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Tearing Down History to Make Way for Progress

By J. L. Schmidt, Statehouse Correspondent for The Nebraska Press Assoc.

Another Nebraska community has demolished an historic brick school building so it doesn’t stand in the way of progress. Despite recent efforts to save the building and its twin across town, local officials said hallelujah when the dilapidated property was purchased from a stubborn owner after years of negotiating.

A section of the school that had the name carved in elegant terra cotta will be incorporated into the new neighborhood being created and will pay homage to the past, according to the mayor. That’s a familiar bone thrown to preservationists who have failed in their attempts to convince those in power of the economic sense behind adaptive re-use that has proven, time and again, that renovation costs much less per square foot than demolition and building new.

It’s also a way to cover up the fact that those same city fathers failed to address the deterioration early on by prohibiting or, at least, punishing those who did inappropriate things with the massive structures. In this case, the owner stored grain in part of the building at one point and that attracted countless vermin that exacerbated the deterioration process. Time and inattentiveness did the building in.

Here’s a call to elected officials and citizen watchdogs alike to start paying attention to Nebraska’s historic built environment and exploring ways to creatively re-use it at best. At the very least, how about deconstructing it instead of demolishing it. There is value in using old brick and wood and steel and glass. Recycling building materials. Saving the environment and energy.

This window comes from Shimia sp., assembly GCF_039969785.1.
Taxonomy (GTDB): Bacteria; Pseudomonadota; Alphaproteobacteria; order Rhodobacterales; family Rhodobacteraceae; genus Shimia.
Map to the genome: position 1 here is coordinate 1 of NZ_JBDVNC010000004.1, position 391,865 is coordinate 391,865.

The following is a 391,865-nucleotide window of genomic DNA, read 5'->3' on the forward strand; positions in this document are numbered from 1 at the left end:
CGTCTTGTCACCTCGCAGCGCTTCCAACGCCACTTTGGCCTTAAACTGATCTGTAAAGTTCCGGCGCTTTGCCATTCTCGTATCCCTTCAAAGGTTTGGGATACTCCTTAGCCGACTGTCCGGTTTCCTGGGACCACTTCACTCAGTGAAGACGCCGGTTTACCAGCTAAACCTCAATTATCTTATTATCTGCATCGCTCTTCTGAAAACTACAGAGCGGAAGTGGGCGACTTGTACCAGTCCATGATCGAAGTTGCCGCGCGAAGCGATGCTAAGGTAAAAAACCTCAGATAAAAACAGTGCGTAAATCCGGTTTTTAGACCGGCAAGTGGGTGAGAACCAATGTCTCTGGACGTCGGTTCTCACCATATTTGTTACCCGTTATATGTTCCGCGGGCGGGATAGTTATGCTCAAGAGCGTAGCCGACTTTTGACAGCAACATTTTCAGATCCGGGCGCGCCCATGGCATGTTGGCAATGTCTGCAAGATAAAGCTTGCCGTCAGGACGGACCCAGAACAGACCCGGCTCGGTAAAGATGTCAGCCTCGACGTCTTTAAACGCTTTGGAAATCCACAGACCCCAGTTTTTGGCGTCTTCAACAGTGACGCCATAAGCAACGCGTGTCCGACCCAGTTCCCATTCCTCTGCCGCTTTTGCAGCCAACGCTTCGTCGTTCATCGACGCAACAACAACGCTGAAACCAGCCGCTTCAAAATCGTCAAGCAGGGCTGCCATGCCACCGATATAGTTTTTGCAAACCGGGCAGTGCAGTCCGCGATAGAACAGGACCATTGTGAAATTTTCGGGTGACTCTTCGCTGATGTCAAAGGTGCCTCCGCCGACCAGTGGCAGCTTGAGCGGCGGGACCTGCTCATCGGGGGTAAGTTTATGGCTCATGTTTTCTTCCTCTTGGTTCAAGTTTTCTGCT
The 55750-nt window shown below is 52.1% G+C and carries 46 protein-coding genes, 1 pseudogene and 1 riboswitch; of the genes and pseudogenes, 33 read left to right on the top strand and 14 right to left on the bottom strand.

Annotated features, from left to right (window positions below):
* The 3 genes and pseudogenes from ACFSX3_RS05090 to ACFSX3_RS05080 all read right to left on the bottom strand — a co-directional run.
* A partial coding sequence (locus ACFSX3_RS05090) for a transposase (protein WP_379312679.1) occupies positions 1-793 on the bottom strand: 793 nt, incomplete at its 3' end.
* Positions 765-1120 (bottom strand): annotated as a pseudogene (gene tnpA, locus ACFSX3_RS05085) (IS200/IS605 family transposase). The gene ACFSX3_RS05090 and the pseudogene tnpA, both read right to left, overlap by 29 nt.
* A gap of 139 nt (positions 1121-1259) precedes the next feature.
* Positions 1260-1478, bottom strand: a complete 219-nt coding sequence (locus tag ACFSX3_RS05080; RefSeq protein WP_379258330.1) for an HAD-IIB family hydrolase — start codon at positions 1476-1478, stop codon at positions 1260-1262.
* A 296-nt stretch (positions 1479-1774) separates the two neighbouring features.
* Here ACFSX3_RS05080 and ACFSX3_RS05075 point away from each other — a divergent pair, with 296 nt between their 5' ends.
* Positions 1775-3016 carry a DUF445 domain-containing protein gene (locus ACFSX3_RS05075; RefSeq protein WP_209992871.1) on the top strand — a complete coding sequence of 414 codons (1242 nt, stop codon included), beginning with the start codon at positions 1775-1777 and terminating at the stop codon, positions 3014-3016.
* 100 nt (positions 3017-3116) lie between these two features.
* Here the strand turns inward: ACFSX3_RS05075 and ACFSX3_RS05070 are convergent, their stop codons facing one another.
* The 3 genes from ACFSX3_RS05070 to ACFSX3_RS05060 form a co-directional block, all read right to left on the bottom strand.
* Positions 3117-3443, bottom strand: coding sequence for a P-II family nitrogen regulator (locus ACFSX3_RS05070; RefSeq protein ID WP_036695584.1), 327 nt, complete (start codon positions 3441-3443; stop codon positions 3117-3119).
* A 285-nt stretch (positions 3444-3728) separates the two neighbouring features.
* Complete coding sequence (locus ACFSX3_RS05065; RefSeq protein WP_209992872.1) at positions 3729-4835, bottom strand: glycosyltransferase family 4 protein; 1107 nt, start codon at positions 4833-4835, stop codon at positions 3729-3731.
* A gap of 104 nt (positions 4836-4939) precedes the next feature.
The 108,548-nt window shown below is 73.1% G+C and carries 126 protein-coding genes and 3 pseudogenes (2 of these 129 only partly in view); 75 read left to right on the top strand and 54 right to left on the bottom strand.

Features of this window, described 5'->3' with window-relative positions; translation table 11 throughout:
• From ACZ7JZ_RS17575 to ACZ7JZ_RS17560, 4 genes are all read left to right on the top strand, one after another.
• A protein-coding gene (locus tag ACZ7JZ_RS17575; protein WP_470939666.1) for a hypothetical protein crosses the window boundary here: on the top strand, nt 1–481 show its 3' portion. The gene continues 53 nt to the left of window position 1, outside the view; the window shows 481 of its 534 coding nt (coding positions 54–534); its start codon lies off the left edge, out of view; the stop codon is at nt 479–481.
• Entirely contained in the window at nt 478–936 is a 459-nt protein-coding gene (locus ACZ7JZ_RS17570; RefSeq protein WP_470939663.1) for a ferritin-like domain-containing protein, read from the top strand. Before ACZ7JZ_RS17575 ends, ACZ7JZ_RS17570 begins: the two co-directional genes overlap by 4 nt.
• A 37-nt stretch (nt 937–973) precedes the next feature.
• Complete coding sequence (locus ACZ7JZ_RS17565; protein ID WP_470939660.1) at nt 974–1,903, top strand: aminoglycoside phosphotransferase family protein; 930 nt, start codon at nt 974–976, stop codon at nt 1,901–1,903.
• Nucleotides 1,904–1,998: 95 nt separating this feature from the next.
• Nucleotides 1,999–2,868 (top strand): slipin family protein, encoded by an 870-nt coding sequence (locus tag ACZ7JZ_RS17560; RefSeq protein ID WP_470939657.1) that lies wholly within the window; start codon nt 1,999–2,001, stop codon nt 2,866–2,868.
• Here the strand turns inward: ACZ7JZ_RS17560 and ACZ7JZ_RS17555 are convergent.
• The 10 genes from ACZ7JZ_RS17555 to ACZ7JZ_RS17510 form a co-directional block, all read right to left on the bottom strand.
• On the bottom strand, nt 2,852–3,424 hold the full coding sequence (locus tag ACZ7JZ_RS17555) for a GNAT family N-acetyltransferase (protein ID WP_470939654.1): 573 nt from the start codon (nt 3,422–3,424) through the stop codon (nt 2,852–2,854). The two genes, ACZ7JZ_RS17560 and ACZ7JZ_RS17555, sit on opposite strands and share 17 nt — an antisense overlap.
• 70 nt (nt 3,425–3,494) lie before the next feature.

Across the state, it’s hats-off to the Wayne County Fair Board, which saved the 52-stall horse barn, which stood for four decades at State Fair Park in Lincoln. The structure was purchased a couple years ago when the University of Nebraska took over the state fairgrounds after the fair was moved to Grand Island. It was in place for the Wayne County Fair last month. The 40-foot-by-260-foot open-air facility was purchased to replace old wooden horse barns that were deteriorating. New life for an old structure. Total cost, not counting volunteer labor and in-kind donations, between $60,000 and $70,000.

What about that former state fairgrounds in Lincoln? Work progresses on the remodeling of the old 4-H Building and a new addition. Work also continues on the deconstruction of part of the Industrial Arts Building, which will have a new second floor addition but retain its iconic trapezoidal shape and elegant Palladian windows on the first floor. Note the new structures at the Grand Island State Fair campus feature brick facades with that same window style.

Saving the Industrial Arts Building was a rallying point for preservationists who rarely win in battles with major universities. A website, a Facebook group, a designation from the National Trust for Historic Preservation as one of the 11 most endangered buildings in 2011 and a sympathetic developer all helped save the structure. Architect’s estimates at the time said renovation of the IAB would cost $90 to $125 per square foot. Demolition and building new would cost $175 to $250 per square foot. Makes economic sense.

New life will allow the IAB to stand for years into the future as a tribute to the elegant exposition style architecture that was the Nebraska State Fair. Imagine, incorporating history INTO progress.